Final Fantasy IV 25th Anniversary | The Defining RPG: A Final Fantasy IV Retrospective

By Aria DiMezzo 19.07.2016 2

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No article discussing Final Fantasy IV would be complete without mentioning that it was called Final Fantasy II in the U.S. because the actual Final Fantasy II and Final Fantasy III weren't localised and brought overseas, causing Squaresoft at the time to skip over them for western audiences. While these games have since found their way to worldwide releases, it's ironic, given how perfectly the game showcases the evolution of the role-playing genre, that even the game's name would change. On its 25th anniversary, Cubed3 takes a look back at the past to explore Final Fantasy IV's legacy and evolution.

Final Fantasy IV on the Super Nintendo Entertainment System marked a huge shift for role-playing games, away from blank-slate player characters distinguished only by their names, and toward character-centric stories of true characters that players would get to know over the course of an adventure. While this may not have been the first game to do it, it was certainly one of the more popular ones, as the Final Fantasy name carried a lot of weight even back then. The result was staggering, and every RPG to come would follow inexorably in FFIV's footsteps by telling stories where seemingly real people dealt with seemingly real struggles.

The Active Time Battle system was also introduced, as Squaresoft bravely worked to redefine the battle system with each installation, to keep players from fighting battles using the same rules and mechanics. Although it began as a basic system with hidden gauges that yielded easily predictable turn orders, aficionados will spot the ATB underlying the battles, which at the time added a new twist, particularly in regard to spellcasting, that helped keep battles engaging. Would Rosa be able to cast Cure before Rubicante annihilated Cecil?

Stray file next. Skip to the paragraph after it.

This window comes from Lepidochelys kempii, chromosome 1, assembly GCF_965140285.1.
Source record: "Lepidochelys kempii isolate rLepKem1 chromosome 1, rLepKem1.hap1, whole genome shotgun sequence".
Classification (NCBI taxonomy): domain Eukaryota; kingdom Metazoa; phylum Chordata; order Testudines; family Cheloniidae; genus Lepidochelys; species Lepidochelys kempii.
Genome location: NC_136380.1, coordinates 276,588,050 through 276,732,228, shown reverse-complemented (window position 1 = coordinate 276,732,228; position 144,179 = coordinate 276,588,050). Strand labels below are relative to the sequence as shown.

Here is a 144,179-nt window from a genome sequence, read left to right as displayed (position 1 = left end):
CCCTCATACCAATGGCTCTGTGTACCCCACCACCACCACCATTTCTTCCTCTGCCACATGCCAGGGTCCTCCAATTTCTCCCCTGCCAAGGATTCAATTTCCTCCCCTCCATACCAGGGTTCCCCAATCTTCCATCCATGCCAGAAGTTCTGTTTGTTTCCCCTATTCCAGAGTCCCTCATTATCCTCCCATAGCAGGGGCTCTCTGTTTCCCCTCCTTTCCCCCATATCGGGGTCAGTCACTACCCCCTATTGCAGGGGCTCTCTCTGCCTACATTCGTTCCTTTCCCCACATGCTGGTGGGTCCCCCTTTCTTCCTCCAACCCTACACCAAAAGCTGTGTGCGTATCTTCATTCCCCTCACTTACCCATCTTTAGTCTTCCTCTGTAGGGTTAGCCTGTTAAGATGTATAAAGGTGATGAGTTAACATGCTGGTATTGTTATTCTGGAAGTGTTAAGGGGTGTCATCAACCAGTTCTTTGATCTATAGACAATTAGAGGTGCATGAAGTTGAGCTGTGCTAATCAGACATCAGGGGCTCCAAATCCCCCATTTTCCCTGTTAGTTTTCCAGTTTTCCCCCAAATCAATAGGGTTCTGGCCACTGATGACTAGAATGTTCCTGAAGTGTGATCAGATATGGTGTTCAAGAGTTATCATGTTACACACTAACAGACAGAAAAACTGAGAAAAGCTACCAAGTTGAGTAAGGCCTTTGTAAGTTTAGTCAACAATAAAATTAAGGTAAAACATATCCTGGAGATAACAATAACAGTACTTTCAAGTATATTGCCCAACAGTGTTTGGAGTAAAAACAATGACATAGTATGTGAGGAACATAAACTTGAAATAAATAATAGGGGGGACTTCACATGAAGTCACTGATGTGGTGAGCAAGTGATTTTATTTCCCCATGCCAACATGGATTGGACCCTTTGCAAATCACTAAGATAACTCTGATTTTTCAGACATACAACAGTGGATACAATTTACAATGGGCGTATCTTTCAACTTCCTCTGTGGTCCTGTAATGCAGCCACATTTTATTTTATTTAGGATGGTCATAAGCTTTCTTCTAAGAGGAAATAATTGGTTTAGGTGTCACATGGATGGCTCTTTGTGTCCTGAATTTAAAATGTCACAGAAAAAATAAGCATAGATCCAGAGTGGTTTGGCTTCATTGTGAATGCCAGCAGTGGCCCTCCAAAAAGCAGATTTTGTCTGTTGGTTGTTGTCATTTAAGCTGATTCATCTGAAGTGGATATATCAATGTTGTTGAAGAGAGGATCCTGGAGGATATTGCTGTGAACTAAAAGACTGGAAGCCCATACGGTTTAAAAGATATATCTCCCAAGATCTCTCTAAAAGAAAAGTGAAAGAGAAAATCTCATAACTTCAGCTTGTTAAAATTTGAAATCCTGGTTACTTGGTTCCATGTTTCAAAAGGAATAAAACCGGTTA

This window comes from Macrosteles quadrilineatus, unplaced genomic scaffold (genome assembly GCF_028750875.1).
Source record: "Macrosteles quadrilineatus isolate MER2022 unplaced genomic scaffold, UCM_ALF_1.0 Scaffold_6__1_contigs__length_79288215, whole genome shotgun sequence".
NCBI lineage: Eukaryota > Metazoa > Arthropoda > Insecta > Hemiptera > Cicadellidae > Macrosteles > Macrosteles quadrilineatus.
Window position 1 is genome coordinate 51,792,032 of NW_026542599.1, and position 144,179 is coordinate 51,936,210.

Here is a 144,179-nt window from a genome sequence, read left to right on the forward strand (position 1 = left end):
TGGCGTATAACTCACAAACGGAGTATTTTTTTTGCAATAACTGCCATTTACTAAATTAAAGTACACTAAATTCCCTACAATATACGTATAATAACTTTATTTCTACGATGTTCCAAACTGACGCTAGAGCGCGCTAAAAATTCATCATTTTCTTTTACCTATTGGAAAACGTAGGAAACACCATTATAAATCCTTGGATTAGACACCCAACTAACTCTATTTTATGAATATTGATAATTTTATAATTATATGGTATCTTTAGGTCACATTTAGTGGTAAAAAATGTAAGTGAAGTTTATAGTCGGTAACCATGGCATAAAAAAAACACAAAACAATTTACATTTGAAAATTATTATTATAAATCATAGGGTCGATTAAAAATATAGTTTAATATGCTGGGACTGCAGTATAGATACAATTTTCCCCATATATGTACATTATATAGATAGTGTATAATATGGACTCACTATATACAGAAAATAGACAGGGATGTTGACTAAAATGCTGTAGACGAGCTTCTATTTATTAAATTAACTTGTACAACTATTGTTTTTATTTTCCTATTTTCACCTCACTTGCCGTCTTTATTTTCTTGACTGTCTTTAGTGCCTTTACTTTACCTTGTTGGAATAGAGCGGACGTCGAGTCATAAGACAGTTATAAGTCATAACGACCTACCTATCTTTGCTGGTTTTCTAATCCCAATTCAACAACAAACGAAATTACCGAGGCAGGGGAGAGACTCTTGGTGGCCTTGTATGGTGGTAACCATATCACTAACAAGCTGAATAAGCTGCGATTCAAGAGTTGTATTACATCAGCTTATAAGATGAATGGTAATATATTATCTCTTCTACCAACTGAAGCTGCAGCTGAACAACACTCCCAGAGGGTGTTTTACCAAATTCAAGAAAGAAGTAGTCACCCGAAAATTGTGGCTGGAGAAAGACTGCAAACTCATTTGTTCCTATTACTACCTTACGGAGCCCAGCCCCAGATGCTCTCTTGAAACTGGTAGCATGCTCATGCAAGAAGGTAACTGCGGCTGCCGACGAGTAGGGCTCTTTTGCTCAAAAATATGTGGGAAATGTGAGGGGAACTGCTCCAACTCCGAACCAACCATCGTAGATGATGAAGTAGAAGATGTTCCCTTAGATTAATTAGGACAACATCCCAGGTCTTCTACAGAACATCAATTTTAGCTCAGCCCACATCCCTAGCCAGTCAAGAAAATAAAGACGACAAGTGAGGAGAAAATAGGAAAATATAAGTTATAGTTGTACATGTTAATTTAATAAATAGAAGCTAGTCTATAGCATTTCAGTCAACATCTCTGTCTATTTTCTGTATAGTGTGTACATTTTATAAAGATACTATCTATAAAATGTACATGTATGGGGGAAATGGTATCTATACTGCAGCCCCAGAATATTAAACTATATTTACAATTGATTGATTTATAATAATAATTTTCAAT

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It was glorious, but not perfect. The battles had five characters taking part in each one, and this made them really slow. In more recent years, it is commonly asserted that the U.S. release of Final Fantasy IV was a localised version of Final Fantasy IV Easy-Type, but the American version actually fell somewhere between Hard-Type and Easy-Type, though it leaned toward the easy side of the scale. Given that most people didn't have access to the Internet, no one really minded at the time, and the main gripe was that the game removed players from the party to fit with the arbitrary party size limit in absurd, cheesy, and often entirely unnecessary ways.

Never before, though, had we followed a Dark Knight as he struggled with inner demons, fought valiantly, proved himself to be a good person, and redeemed himself to become a Paladin who could battle the true darkness threatening the world. These are tropes we have seen and heard thousands of times since, but never had we experienced them so expertly through a video game, and superb compositions by series composer Nobou Uematsu heightened the experience so that it was something any RPG fan could love.